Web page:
Wednesday, January 20, 2016
Flash Fiction Friday, Week 21: Big Blue
This week's prompt was to write a story using the Old West as the setting. Even way back then, some families had skeletons in their closets, and secrets sometimes were revealed in unusual ways.
There’s a herd moving in just outside of town. The cowboys are getting set to bed down for the night. Most of them will come in to Rosie’s for a whiskey and some supper before heading out for a sleep under the stars. Ma used to tell me about those cowboys. She said her Pa had been one, and moved lots of herds out West. She said he died on the trail halfway across the county one day and she and her Ma got the word a couple of months later. She knew he died happy though, so neither of them cried too long about it. My Ma said when I growed up, I could be one of them cowboys and ride all over creation. I dreamed about it every night; that is, until the morning I woke up and she was gone. She ran off with one of the ranch hands, Pa said, and he told me not to make a fuss. She was never no good, he told me, so good riddance. I didn’t dream about being no cowboy ever again.
Pa’s been confined to his bed for months now and Doc says he hasn’t got much longer. He doesn’t know what ails him, but he does know it’s bad. He gives Pa this powder that takes some of his pain away and makes him sleep awhile. That’s when I go into town and make believe I’m free. Pa says I owe him and can’t go on my own until he’s dead and buried. Doc comes by every couple of days and the Sheriff’s Missus brings us both lunch and supper every day. She’s a good woman, and I’d be lucky one day to find a wife just like her. But it’s been hard these past months being around Pa and his sickness. Real hard.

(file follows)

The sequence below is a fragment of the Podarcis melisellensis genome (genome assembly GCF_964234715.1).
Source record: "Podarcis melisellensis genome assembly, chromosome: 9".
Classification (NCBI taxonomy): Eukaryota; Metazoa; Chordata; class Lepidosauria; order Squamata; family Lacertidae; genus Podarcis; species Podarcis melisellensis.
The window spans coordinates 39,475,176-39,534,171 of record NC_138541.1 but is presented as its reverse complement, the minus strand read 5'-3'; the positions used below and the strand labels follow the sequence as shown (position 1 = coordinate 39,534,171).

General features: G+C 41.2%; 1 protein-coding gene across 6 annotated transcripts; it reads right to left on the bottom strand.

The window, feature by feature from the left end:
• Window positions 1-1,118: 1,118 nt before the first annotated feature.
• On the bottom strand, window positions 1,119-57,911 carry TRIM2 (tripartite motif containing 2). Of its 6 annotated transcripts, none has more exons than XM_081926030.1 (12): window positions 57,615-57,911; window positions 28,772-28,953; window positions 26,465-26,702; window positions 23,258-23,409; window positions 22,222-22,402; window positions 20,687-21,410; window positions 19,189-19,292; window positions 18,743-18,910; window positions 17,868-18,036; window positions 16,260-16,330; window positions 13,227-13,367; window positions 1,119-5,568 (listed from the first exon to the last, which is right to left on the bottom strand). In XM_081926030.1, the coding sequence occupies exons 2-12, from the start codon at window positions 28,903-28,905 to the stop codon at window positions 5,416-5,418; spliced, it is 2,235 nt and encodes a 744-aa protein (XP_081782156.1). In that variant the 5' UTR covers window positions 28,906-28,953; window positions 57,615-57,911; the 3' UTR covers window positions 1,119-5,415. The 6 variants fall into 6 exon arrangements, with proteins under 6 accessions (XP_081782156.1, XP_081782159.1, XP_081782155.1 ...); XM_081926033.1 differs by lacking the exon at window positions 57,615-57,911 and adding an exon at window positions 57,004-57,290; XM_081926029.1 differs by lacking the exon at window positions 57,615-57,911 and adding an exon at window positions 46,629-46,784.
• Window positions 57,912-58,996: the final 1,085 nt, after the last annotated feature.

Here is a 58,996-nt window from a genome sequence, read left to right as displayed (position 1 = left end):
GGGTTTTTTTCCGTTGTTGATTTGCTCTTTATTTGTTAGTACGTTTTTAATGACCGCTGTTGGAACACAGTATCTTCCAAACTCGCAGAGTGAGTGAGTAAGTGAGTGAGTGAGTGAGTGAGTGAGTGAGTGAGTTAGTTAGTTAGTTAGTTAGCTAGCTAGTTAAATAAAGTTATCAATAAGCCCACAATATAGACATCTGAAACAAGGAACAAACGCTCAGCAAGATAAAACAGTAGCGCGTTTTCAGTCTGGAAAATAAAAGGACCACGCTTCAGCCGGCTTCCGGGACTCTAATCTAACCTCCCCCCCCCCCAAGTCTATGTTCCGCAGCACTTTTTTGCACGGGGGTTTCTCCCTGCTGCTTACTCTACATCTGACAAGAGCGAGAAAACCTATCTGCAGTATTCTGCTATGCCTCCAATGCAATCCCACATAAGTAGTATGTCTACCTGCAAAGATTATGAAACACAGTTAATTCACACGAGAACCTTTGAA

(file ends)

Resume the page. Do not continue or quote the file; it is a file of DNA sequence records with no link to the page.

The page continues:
My Pa’s always been on the mean side, but when he can’t get up or do nothing for himself, he’s gotten a lot meaner than he used to be. That’s why, after we’ve had supper and the powder makes him sleep, I put on his guns and ride into town. I talk to folks and have a whiskey or two, but I never tell Pa. He don’t want me wearing his guns or drinking whiskey. But, I’m not a boy anymore and have a right. Lately, I’ve had that dream again of being a cowboy, and whenever a herd comes close, I head into town so I can talk to some of them about joining up even though I know I can’t.
Pa fell asleep quick tonight and I headed to Rosie’s. One of them cowboys came right to my table, sat down, and said he’d buy me a whiskey if I could give him some information. He said his name was Jack and he talked to me respectful and all. I told him my name was Billy, and that I’d help him if I could and he didn’t even need to buy me the whiskey. He told me he was looking for a man folks called ‘Big Blue’. He said he’d been going from town to town trying to find him. I asked him why he wanted to kill Big Blue and he asked me how I knew. I told him I could see it on him like a shadow. He said I was preceptive, or something like that, and told me what had happened.
He had a small piece of land outside a town called Breezy Gulch. One day, he was in the house with his wife who was ailing. Three men came in with their guns drawn and Jack thought they were there to rob him, but they didn’t want money. Two of them held Jack down and made him watch while the third forced himself on Jack’s wife. He was a big man, and wore a blue silk scarf around the brim of his hat. When he was done, he told the other two to help themselves to the woman, but they refused. They said they wanted to leave, and one of them called that man Big Blue. Big Blue then shot the two men and the woman, and before Jack could get to his rifle, he shot him too, and then left.